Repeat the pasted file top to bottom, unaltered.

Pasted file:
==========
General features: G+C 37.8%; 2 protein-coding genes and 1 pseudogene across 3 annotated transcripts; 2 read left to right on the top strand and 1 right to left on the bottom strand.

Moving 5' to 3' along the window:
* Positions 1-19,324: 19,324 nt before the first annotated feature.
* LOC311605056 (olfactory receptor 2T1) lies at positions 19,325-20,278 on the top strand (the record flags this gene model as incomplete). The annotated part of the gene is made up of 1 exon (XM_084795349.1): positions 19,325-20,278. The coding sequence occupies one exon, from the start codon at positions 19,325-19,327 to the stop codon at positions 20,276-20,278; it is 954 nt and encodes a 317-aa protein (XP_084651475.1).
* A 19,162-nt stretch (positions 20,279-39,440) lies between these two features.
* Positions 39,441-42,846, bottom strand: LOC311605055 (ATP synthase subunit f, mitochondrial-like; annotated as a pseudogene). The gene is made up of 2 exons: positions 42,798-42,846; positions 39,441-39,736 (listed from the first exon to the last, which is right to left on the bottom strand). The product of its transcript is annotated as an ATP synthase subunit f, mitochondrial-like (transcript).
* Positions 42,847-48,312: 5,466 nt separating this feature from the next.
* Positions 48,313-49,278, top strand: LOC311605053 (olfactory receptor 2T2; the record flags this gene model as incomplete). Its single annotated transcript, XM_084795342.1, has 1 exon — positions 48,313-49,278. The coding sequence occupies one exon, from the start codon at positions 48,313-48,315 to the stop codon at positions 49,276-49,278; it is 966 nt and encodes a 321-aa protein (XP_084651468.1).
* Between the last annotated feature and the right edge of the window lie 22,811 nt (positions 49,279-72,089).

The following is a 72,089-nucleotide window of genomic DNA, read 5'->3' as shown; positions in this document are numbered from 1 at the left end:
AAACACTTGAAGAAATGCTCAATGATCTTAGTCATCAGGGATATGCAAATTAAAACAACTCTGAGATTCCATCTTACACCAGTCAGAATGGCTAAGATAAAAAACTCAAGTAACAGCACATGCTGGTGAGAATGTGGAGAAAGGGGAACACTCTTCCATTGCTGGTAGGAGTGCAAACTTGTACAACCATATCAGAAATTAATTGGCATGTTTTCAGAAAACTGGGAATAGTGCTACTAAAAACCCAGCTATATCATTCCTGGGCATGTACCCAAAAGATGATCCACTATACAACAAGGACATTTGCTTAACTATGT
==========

General features: G+C 37.8%; 2 protein-coding genes and 1 pseudogene across 3 annotated transcripts; 2 read left to right on the top strand and 1 right to left on the bottom strand.

Moving 5' to 3' along the window:
* Positions 1-19,324: 19,324 nt before the first annotated feature.
* LOC311605056 (olfactory receptor 2T1) lies at positions 19,325-20,278 on the top strand (the record flags this gene model as incomplete). The annotated part of the gene is made up of 1 exon (XM_084795349.1): positions 19,325-20,278. The coding sequence occupies one exon, from the start codon at positions 19,325-19,327 to the stop codon at positions 20,276-20,278; it is 954 nt and encodes a 317-aa protein (XP_084651475.1).
* A 19,162-nt stretch (positions 20,279-39,440) lies between these two features.
* Positions 39,441-42,846, bottom strand: LOC311605055 (ATP synthase subunit f, mitochondrial-like; annotated as a pseudogene). The gene is made up of 2 exons: positions 42,798-42,846; positions 39,441-39,736 (listed from the first exon to the last, which is right to left on the bottom strand). The product of its transcript is annotated as an ATP synthase subunit f, mitochondrial-like (transcript).
* Positions 42,847-48,312: 5,466 nt separating this feature from the next.
* Positions 48,313-49,278, top strand: LOC311605053 (olfactory receptor 2T2; the record flags this gene model as incomplete). Its single annotated transcript, XM_084795342.1, has 1 exon — positions 48,313-49,278. The coding sequence occupies one exon, from the start codon at positions 48,313-48,315 to the stop codon at positions 49,276-49,278; it is 966 nt and encodes a 321-aa protein (XP_084651468.1).
* Between the last annotated feature and the right edge of the window lie 22,811 nt (positions 49,279-72,089).

The following is a 72,089-nucleotide window of genomic DNA, read 5'->3' as shown; positions in this document are numbered from 1 at the left end:
AAACACTTGAAGAAATGCTCAATGATCTTAGTCATCAGGGATATGCAAATTAAAACAACTCTGAGATTCCATCTTACACCAGTCAGAATGGCTAAGATAAAAAACTCAAGTAACAGCACATGCTGGTGAGAATGTGGAGAAAGGGGAACACTCTTCCATTGCTGGTAGGAGTGCAAACTTGTACAACCATATCAGAAATTAATTGGCATGTTTTCAGAAAACTGGGAATAGTGCTACTAAAAACCCAGCTATATCATTCCTGGGCATGTACCCAAAAGATGATCCACTATACAACAAGGACATTTGCTTAACTATGT